Ensure that each HTML document contains a title

Every page should have a title element that briefly explains what the page is about. The title element gives screen reader users an overview of the page. Search engine users also rely on it heavily to determine if a page is relevant to their search. Lighthouse reports when the HTML document doesn't have a title:

Lighthouse audit showing HTML document doesn't have a title elemement
HTML document doesn't have a title element.

How to fix this problem

To fix this problem, provide a title for your page. When a screen reader enters the page, the title is the first text that is announced. Make sure your page has a title, and that title provides context about the page:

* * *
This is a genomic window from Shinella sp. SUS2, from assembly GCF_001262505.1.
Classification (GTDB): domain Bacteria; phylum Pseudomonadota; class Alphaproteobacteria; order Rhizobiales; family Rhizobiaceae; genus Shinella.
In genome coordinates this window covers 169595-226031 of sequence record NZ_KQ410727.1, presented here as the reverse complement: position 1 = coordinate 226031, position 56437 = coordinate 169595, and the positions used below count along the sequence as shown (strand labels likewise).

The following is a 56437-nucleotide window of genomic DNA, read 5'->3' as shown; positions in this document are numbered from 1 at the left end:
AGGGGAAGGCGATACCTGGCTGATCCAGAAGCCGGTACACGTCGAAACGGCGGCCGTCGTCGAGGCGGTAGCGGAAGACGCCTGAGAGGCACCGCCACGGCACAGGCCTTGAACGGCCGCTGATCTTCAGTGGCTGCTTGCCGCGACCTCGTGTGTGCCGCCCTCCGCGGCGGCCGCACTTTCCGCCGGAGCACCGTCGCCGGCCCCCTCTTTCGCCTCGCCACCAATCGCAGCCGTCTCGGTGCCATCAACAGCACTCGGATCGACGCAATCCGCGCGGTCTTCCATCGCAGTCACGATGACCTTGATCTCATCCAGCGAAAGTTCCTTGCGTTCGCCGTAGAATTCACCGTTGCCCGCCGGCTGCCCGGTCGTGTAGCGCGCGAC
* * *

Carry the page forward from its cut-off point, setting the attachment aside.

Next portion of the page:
<!doctype html>
<html lang="en">
<head>
<title>20-week training schedule for your first marathon</title>
</head>
<body>

</body>
</html>

Learn more in Write descriptive titles, descriptions, and link text for every page and Documents must contain a title element to aid in navigation.

Tips for creating great titles

  • Make them descriptive and concise. Avoid vague descriptions like Home.
  • Avoid keyword stuffing.
  • It's not helpful to users, and search engines may mark the page as spam.
  • Avoid repeated or boilerplate titles.
  • It's OK to brand your titles, but do it concisely.

See Create descriptive page titles for more on these tips.

More information

Last updated: Improve article